MIAMI (CBSMiami/AP) — It’s Labor Day weekend and the weather forecast looks pretty nice so that means plenty of South Floridians will be jumping on their boats this weekend which is why the U.S. Coast Guard is urging boaters to be careful on the water.
Coast Guard law enforcement crews will patrol the waterways over the long holiday weekend, conducting safety checks and watching for boaters who are intoxicated.
Officials also warn boaters to monitor weather broadcasts. The National Weather Service broadcasts marine weather forecasts regularly. The forecasts can be heard on Channels 1 through 5 on a VHF marine radio, or by checking the weather service’s website at http://www.nws.noaa.gov.
The Coast Guard offers safety tips for anyone spending time on the water.
Boaters should always wear a life jacket. In 2012, 71 percent of all fatal boating accident victims drowned. Of those, the Coast Guard says almost 85 percent were reported as ‘not wearing a life jacket.’
Officials also advise boaters to have a VHF-FM marine radio on board because cell phones often use signal and their batteries run out.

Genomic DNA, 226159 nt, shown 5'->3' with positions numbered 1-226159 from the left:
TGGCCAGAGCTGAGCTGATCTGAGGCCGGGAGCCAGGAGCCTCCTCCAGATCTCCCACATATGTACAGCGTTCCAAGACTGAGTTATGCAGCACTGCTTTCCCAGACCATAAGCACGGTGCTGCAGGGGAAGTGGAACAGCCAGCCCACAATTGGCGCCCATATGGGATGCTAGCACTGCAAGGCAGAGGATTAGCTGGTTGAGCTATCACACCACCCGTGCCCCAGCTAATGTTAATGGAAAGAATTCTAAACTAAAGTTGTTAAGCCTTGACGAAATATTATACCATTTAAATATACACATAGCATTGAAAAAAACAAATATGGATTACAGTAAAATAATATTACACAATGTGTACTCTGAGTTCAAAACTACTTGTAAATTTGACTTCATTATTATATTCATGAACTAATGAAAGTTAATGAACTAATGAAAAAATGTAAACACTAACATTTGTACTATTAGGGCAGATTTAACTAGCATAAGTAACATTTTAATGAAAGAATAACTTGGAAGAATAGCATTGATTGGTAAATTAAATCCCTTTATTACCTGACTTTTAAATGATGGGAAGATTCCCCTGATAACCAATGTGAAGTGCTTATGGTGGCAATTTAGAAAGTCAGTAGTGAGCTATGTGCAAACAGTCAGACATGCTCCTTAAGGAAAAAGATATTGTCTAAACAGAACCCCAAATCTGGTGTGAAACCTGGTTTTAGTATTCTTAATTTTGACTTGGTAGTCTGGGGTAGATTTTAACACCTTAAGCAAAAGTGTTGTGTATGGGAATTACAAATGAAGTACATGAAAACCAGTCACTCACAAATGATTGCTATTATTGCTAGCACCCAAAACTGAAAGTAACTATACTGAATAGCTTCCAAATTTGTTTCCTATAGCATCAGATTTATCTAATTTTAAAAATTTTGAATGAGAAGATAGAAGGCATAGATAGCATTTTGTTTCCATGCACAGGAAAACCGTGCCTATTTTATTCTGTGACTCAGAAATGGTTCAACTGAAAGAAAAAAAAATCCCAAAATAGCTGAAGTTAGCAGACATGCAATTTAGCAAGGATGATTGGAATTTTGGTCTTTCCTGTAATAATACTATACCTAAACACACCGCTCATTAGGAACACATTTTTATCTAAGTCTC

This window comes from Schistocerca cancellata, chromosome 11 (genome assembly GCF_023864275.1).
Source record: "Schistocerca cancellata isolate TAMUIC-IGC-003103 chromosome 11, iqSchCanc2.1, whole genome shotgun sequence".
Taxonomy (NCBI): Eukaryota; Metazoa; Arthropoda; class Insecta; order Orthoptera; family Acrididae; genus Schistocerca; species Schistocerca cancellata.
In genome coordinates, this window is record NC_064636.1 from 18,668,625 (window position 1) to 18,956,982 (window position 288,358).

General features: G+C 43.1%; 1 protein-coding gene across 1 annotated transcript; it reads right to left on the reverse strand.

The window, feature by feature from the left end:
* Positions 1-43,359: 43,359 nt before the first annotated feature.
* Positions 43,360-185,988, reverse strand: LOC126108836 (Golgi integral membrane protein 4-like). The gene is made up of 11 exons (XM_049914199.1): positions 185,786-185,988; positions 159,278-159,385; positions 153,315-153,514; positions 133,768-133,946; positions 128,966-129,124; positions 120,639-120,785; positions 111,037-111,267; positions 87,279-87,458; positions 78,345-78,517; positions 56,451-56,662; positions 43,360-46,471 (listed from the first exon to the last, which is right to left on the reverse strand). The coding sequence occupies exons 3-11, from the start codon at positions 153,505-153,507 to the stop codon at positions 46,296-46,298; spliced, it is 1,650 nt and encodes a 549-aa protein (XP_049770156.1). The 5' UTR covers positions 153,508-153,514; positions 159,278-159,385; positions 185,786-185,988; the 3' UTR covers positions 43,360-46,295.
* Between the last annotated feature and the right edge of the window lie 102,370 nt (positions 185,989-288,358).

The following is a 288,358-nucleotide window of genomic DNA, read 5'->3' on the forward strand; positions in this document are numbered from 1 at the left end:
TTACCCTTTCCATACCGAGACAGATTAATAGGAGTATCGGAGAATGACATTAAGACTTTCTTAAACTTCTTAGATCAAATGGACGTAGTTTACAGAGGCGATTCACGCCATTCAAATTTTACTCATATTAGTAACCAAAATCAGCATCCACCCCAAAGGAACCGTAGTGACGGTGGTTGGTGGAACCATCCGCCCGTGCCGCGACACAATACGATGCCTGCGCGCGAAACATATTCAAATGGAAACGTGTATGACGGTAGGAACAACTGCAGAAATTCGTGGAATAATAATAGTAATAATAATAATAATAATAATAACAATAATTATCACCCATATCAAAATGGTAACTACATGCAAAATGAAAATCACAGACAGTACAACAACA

Before leaving the dock, boaters should also do several things.
File a float plan. When an emergency happens, there are so many things to remember. And without a float plan, boaters are counting on someone else — a friend, spouse, neighbor or friend — to remember the detailed information that rescue crews will need to find the boat.
And have a safety inspection done on the vessel to learn about possible violations of state or federal laws.
Officials say it’s a good idea to take a boating safety course to learn the basics of the vessel and the “rules of the road” in the American’s Boating Course. That’s a new electronic boating course produced through a partnership between the U.S. Coast Guard Auxiliary and the United States Power Squadrons. Information can be found at www.americasboatingcourse.com .
Coast Guard officials say it’s never wise to operate a boat while under the influence. Intoxicated boaters can face both state and federal charges with penalties of up to one year in prison and up to $100,000 in fines.
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